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From the farthest recesses of my drawers I dug out some treasures too. Pictures of my life starting a winery in a new country with a new family.  Building new vineyards.  Designing and constructing a winery.  Our first public wine tasting.  Old buildings where we made our first vintage.  Old friends who have moved on and old friends who are still my dearest friends.

When the desk was cleaned out, right down to the pencil lead and bits of fluff caught in the corners, I looked at what I had amassed.  Two boxes and one bag, all fitting easily on a rolling pushcart with room to spare.  15 years on a rolly cart.  I felt a bit demoralized as I pushed it out of the lab… across the cellar floor I had watched being poured years ago…out the big wooden doors that were built by two guys in the winter of 1996 in a hoarded up corner of the cellar… to the crush pad with my name carved in the concrete… past the amphitheater which had always been my dream to have if I ever owned a winery… and into the new building.  Into my new office.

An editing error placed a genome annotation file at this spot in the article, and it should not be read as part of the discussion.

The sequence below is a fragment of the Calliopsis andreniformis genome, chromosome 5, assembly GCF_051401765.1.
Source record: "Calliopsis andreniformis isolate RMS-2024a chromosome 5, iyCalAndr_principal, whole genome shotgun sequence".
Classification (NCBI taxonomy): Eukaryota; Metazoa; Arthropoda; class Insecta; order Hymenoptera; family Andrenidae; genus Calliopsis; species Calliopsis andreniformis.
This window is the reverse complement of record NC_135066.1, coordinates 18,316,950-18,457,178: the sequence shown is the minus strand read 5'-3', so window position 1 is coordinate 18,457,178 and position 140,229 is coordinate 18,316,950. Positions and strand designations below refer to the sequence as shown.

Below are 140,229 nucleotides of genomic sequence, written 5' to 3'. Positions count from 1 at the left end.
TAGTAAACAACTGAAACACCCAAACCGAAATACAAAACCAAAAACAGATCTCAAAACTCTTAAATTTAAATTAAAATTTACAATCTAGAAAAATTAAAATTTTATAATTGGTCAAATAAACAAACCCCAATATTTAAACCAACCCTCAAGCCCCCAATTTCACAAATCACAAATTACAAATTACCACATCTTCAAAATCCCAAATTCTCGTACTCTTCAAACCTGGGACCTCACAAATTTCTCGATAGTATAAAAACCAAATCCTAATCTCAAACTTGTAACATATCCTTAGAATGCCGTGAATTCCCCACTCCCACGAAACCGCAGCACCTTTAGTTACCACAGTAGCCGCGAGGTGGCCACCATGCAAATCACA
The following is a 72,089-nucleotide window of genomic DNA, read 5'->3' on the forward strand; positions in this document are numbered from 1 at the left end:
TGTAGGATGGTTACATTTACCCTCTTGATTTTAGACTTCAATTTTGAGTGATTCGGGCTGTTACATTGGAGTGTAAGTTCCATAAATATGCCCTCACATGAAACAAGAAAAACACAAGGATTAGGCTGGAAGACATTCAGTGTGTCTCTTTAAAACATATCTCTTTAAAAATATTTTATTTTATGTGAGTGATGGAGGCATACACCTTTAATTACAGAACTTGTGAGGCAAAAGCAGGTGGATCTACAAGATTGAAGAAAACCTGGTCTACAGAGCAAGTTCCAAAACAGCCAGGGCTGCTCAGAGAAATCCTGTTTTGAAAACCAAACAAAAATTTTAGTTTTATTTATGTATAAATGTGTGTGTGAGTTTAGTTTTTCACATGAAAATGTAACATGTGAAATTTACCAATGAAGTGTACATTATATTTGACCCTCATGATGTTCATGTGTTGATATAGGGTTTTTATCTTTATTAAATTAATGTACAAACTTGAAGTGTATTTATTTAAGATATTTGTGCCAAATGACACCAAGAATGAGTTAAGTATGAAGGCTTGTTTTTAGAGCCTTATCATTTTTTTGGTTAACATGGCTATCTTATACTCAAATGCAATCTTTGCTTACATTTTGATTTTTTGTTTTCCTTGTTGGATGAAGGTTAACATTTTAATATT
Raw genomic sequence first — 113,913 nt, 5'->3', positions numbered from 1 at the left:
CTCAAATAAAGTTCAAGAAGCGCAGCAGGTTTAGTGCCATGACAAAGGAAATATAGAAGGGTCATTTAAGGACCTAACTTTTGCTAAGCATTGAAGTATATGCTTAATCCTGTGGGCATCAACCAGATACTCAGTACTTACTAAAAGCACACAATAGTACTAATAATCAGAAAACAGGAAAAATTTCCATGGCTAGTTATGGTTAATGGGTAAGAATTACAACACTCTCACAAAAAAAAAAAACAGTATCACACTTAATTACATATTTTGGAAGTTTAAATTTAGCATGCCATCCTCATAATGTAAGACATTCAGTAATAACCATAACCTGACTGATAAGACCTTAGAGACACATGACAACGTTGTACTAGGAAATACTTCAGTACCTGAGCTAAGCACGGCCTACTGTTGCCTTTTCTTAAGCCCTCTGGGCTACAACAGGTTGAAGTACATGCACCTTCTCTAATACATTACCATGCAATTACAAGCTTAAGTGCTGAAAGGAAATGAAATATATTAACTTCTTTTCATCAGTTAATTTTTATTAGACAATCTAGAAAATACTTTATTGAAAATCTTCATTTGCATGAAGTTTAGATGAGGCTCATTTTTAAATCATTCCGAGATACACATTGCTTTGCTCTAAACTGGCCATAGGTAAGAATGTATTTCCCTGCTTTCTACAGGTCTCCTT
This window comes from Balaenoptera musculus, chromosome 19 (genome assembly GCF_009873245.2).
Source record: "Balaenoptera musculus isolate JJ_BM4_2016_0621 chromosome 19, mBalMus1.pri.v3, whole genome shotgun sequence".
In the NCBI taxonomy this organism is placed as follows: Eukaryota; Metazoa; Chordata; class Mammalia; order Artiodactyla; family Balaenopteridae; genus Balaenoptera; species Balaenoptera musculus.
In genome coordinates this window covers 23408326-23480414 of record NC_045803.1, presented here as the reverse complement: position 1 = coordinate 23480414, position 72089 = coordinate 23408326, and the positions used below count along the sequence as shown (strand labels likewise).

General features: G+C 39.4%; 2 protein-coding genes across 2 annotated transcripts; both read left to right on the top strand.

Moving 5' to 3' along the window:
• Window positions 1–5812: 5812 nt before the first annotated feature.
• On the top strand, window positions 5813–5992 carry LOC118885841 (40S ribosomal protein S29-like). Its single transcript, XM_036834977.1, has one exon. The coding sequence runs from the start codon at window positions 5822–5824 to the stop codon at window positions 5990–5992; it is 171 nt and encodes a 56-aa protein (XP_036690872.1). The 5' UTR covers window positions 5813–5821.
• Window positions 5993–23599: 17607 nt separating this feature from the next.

A housewarming gift from the cellar workers sat on the new, empty desk…an ice bucket complete with all the fixings for making martinis and a beautiful card signed with heartfelt wishes for my move into the new digs.

I tucked the card into the back recesses of my new desk.  Time to start making new memories.

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Persnickety Me

I don’t consider myself a high maintenance person.  I’m not someone who, for example, needs to modify every menu item before I place an order.  That being said, I do have my peculiarities…